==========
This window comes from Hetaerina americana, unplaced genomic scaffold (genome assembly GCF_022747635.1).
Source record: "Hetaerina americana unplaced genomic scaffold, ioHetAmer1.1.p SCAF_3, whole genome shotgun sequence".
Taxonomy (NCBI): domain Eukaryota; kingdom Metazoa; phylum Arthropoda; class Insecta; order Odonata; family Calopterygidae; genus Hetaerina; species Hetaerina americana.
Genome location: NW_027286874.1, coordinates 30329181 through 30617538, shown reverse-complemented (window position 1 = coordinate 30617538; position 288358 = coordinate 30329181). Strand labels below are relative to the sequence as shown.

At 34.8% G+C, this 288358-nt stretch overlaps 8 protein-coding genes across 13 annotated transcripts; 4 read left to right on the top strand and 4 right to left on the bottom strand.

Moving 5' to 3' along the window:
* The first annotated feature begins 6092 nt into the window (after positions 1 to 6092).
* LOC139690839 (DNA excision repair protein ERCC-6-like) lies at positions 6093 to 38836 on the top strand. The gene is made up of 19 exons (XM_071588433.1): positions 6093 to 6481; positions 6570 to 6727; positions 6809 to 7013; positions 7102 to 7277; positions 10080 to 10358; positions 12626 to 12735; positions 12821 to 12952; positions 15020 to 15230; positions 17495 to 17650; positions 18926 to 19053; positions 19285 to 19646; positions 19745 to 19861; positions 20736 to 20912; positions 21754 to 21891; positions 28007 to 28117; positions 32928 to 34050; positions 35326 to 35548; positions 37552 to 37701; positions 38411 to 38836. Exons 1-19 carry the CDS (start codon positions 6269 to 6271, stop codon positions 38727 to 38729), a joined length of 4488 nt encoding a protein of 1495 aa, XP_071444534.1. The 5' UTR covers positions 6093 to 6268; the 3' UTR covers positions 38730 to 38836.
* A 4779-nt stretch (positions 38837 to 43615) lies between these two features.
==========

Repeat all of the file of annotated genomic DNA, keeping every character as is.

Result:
This window comes from Hetaerina americana, unplaced genomic scaffold (genome assembly GCF_022747635.1).
Source record: "Hetaerina americana unplaced genomic scaffold, ioHetAmer1.1.p SCAF_3, whole genome shotgun sequence".
Taxonomy (NCBI): domain Eukaryota; kingdom Metazoa; phylum Arthropoda; class Insecta; order Odonata; family Calopterygidae; genus Hetaerina; species Hetaerina americana.
Genome location: NW_027286874.1, coordinates 30329181 through 30617538, shown reverse-complemented (window position 1 = coordinate 30617538; position 288358 = coordinate 30329181). Strand labels below are relative to the sequence as shown.

At 34.8% G+C, this 288358-nt stretch overlaps 8 protein-coding genes across 13 annotated transcripts; 4 read left to right on the top strand and 4 right to left on the bottom strand.

Moving 5' to 3' along the window:
* The first annotated feature begins 6092 nt into the window (after positions 1 to 6092).
* LOC139690839 (DNA excision repair protein ERCC-6-like) lies at positions 6093 to 38836 on the top strand. The gene is made up of 19 exons (XM_071588433.1): positions 6093 to 6481; positions 6570 to 6727; positions 6809 to 7013; positions 7102 to 7277; positions 10080 to 10358; positions 12626 to 12735; positions 12821 to 12952; positions 15020 to 15230; positions 17495 to 17650; positions 18926 to 19053; positions 19285 to 19646; positions 19745 to 19861; positions 20736 to 20912; positions 21754 to 21891; positions 28007 to 28117; positions 32928 to 34050; positions 35326 to 35548; positions 37552 to 37701; positions 38411 to 38836. Exons 1-19 carry the CDS (start codon positions 6269 to 6271, stop codon positions 38727 to 38729), a joined length of 4488 nt encoding a protein of 1495 aa, XP_071444534.1. The 5' UTR covers positions 6093 to 6268; the 3' UTR covers positions 38730 to 38836.
* A 4779-nt stretch (positions 38837 to 43615) lies between these two features.